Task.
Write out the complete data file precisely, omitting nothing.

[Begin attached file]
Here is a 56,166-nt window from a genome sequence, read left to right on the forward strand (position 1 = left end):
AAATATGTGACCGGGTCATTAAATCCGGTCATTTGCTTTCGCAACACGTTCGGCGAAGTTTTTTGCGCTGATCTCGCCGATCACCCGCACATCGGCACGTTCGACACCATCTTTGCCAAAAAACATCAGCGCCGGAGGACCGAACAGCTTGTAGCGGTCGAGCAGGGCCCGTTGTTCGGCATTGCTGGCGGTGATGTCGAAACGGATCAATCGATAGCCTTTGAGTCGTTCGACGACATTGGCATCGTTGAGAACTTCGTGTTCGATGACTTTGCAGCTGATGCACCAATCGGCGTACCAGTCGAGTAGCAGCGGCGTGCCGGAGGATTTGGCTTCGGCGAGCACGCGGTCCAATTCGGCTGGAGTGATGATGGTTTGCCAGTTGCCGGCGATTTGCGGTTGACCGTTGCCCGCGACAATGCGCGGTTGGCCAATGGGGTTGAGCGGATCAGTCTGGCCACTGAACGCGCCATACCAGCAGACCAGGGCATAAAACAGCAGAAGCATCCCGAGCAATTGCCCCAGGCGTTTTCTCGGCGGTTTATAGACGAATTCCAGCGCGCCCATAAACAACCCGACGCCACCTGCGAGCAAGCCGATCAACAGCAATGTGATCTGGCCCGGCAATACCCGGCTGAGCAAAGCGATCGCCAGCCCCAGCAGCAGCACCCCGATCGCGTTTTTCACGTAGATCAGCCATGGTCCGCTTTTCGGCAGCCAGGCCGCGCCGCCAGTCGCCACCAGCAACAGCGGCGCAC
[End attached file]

Here is a 56,166-nt window from a genome sequence, read left to right on the forward strand (position 1 = left end):
AAATATGTGACCGGGTCATTAAATCCGGTCATTTGCTTTCGCAACACGTTCGGCGAAGTTTTTTGCGCTGATCTCGCCGATCACCCGCACATCGGCACGTTCGACACCATCTTTGCCAAAAAACATCAGCGCCGGAGGACCGAACAGCTTGTAGCGGTCGAGCAGGGCCCGTTGTTCGGCATTGCTGGCGGTGATGTCGAAACGGATCAATCGATAGCCTTTGAGTCGTTCGACGACATTGGCATCGTTGAGAACTTCGTGTTCGATGACTTTGCAGCTGATGCACCAATCGGCGTACCAGTCGAGTAGCAGCGGCGTGCCGGAGGATTTGGCTTCGGCGAGCACGCGGTCCAATTCGGCTGGAGTGATGATGGTTTGCCAGTTGCCGGCGATTTGCGGTTGACCGTTGCCCGCGACAATGCGCGGTTGGCCAATGGGGTTGAGCGGATCAGTCTGGCCACTGAACGCGCCATACCAGCAGACCAGGGCATAAAACAGCAGAAGCATCCCGAGCAATTGCCCCAGGCGTTTTCTCGGCGGTTTATAGACGAATTCCAGCGCGCCCATAAACAACCCGACGCCACCTGCGAGCAAGCCGATCAACAGCAATGTGATCTGGCCCGGCAATACCCGGCTGAGCAAAGCGATCGCCAGCCCCAGCAGCAGCACCCCGATCGCGTTTTTCACGTAGATCAGCCATGGTCCGCTTTTCGGCAGCCAGGCCGCGCCGCCAGTCGCCACCAGCAACAGCGGCGCAC